I've heard that this park gets really busy in the summer. I'm sure it will continue to be so, especially once the pedestrian bridge crossing the River Seine is completed. That will connect this park with the Bibliotheque Nationale, so it's bound to attract researchers for their lunch breaks. Watch for that to open in October 2006.

Of course, you can walk your dog on just about any city street, and if you have a small dog that can fit in a sherpa bag, they can join you on all public transportation. Didge is too big for that option, but it seems to be no problem whatsoever to have him ride the métro with me. (I know it's officially not allowed, but people do it all the time.) Mainly, I recommend avoiding busy times if you're going to do this -- Didge lost a good chunk of tail hair on a particularly crowded car one afternoon in December.

I've checked out other parks, and here's what I can tell you about dog access:
  • Jardin des Plantes, 5e arrondissement - no dogs allowed.
  • Jardin du Luxembourg, 6e - dogs allowed on-leash only in one section along the east side of the park. Watch for signs! They are small and hard to find. There are only two entrances on the east side of the park that dogs can enter, so use those spots as your guide.
  • Parc Kellerman, 13e - no dogs allowed. All of the entrances - save one - are marked as such. (Guess which entrance Colin and Didge took one afternoon?)
  • Cimetières (Montparnasse - 14e, Montmartre - 18e, Père Lachaise - 20e) - no dogs allowed. (Kinda makes sense, though ...)
  • Parc Montsouris, 14e - yes, as long as they are on a leash and not on the grass.
  • Jardin Atlantique, 14e/15e - no dogs allowed, except on the central sidewalk that goes through it in a straight line. (Colin says it's not worth taking your dog along.)
  • Bois de Vincennes (12e) and Bois de Bologne (16e) - dogs allowed, except for some marked areas. I haven't been to Bologne yet, but the Bois de Vincennes was an excellent place to take Didge. These are the forests (well, woods would be the better word) on either side of the city, and there is plenty of room for dogs to run and explore. We took Didge off-leash some of the time, though I don't remember if it was officially sanctioned or not.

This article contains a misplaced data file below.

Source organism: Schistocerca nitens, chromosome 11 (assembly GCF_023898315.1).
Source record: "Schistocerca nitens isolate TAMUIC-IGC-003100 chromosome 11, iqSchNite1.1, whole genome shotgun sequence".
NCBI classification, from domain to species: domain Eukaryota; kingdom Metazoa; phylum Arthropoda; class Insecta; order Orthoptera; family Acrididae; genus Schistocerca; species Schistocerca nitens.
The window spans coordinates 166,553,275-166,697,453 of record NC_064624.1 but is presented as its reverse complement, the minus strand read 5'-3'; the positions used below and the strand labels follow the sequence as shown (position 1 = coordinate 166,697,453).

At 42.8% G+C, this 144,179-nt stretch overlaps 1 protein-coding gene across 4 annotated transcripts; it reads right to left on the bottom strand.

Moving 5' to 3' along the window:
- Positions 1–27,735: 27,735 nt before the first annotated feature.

Additionally, dogs are allowed in the gardens at Versailles. I haven't figured out if I can get Didge on the RER C line out there, but if so, we're totally going to take him out there sometime!


At 15/2/06 17:25, Anonymous Anonymous said...

I rememebr that park near the Louvre. I videotaped a mime that, upon review, had already finished his show and was just talking to his wife.

At 13/8/08 02:15, Anonymous Anonymous said...

is there a good area to run around with a large dog? like jogging. because i'm moving there next year and my dog likes to jog with me alot

At 13/8/08 02:15, Anonymous Anonymous said...

is there a good area to run around with a large dog? like jogging. because i'm moving there next year and my dog likes to jog with me alot

At 13/8/08 03:36, Blogger amy7252 said...

I'd highly recommend either the Bois de Vincennes or the Bois de Bologne, the two large wooded "parks" on either side of the city. They are huge, and you don't even feel like you're in the city once you get into them. Most of the times we went there, I saw dogs running off leash, too. The other good news is that you can take your dog just about anywhere, except grocery stores. Most parks are friendly, but you'll want to read the signage to make sure they don't say anything specific about keeping out dogs. Jardin du Luxembourg, for example, has a part where you can walk dogs, but a part where you can't (the no-no part is near all of the beautiful gardens, sculptures, fountains, and the palace itself).

Feel free to e-mail me at amy7252 at gmail.com -- I'd be happy to help you with your planning! It's totally worth the effort. (Also, I can recommend a good English-speaking vet.)

At 17/10/08 15:05, Anonymous Anonymous said...